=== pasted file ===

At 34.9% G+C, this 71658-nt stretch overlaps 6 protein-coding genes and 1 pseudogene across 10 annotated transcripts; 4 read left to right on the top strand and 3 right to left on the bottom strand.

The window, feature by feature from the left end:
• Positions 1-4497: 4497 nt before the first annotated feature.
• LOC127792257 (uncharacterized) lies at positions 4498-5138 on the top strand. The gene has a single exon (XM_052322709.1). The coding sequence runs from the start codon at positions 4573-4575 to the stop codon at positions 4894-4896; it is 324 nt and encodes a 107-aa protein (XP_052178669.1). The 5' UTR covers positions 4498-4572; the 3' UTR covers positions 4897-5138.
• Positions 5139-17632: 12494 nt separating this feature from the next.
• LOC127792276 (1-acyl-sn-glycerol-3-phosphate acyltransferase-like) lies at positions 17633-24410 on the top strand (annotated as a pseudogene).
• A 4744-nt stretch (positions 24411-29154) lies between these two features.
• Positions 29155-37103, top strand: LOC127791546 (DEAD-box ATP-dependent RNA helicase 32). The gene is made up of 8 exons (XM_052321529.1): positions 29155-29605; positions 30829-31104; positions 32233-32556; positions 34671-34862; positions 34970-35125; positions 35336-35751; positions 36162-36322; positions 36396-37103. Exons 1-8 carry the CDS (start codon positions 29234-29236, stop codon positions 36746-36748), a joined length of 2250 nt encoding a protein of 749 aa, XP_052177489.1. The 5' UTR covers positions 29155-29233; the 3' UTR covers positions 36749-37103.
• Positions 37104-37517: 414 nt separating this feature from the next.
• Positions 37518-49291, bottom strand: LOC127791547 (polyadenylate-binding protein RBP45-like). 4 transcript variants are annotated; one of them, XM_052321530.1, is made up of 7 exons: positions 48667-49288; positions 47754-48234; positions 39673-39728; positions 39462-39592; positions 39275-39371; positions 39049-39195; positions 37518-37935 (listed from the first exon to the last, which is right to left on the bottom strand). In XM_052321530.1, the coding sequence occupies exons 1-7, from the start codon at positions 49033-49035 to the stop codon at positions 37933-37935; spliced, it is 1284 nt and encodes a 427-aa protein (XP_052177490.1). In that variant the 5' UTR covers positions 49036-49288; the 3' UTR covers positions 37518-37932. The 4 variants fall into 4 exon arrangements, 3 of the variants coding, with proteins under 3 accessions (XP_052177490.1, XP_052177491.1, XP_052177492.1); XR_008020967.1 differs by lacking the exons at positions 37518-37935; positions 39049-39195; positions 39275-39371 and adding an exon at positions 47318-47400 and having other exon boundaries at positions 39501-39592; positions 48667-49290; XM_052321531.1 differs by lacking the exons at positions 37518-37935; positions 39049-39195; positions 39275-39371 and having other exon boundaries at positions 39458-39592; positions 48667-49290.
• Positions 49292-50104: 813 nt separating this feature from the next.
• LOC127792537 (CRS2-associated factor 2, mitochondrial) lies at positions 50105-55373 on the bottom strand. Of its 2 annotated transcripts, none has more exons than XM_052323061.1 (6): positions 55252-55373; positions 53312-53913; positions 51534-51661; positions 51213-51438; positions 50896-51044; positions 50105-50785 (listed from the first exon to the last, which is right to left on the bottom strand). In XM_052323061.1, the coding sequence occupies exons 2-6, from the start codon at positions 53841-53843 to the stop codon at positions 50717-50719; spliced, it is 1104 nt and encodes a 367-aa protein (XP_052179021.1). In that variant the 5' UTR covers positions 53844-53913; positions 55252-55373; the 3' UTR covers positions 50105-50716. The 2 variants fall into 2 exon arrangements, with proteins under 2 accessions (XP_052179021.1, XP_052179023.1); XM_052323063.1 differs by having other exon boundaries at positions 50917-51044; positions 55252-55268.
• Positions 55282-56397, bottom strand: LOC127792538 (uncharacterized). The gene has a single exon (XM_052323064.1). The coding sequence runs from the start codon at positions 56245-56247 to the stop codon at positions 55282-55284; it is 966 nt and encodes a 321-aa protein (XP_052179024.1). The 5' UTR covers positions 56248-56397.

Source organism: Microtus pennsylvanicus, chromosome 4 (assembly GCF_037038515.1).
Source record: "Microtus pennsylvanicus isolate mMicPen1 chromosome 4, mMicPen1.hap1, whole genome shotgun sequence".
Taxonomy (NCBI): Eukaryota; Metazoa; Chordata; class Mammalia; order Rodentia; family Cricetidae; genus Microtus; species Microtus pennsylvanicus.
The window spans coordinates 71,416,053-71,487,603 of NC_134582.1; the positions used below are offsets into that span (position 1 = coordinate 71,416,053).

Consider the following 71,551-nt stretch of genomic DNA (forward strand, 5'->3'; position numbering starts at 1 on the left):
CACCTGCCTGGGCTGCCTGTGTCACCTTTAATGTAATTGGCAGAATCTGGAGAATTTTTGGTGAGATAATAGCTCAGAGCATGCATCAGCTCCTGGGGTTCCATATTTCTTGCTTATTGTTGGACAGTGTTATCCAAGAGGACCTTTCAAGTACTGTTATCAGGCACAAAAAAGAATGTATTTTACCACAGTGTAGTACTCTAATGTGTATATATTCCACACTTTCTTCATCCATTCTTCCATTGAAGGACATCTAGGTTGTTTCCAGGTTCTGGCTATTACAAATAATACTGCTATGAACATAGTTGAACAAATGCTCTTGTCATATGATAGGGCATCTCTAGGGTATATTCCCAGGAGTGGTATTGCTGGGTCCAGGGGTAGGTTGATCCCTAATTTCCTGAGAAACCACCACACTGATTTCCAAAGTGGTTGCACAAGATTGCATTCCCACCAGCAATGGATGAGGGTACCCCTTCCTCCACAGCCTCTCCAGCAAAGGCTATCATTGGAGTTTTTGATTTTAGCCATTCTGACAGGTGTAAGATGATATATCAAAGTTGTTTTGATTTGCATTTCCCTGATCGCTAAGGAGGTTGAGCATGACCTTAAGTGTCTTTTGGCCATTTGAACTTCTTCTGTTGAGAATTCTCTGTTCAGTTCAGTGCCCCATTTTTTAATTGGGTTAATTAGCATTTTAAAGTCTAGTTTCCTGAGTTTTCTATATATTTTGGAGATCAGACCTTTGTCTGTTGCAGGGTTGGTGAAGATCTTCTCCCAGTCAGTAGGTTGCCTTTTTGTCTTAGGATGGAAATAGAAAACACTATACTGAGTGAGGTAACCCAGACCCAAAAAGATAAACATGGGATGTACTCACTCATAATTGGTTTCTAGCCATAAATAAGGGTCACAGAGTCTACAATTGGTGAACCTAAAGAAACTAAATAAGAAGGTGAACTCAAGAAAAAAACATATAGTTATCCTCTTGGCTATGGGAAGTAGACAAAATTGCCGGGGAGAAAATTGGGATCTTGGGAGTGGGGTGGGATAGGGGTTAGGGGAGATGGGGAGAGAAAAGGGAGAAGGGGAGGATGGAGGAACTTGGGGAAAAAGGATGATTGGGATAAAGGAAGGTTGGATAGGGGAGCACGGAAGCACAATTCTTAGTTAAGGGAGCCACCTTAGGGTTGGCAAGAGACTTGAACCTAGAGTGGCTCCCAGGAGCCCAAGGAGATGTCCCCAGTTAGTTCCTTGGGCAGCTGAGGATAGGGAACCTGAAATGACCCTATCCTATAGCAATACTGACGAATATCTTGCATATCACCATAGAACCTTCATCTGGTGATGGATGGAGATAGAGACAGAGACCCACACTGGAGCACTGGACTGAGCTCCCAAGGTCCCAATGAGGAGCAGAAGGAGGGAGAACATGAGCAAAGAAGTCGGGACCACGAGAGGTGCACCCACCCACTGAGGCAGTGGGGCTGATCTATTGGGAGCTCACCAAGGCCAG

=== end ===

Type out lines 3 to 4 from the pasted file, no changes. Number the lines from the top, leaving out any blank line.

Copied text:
• Positions 1-4497: 4497 nt before the first annotated feature.
• LOC127792257 (uncharacterized) lies at positions 4498-5138 on the top strand. The gene has a single exon (XM_052322709.1). The coding sequence runs from the start codon at positions 4573-4575 to the stop codon at positions 4894-4896; it is 324 nt and encodes a 107-aa protein (XP_052178669.1). The 5' UTR covers positions 4498-4572; the 3' UTR covers positions 4897-5138.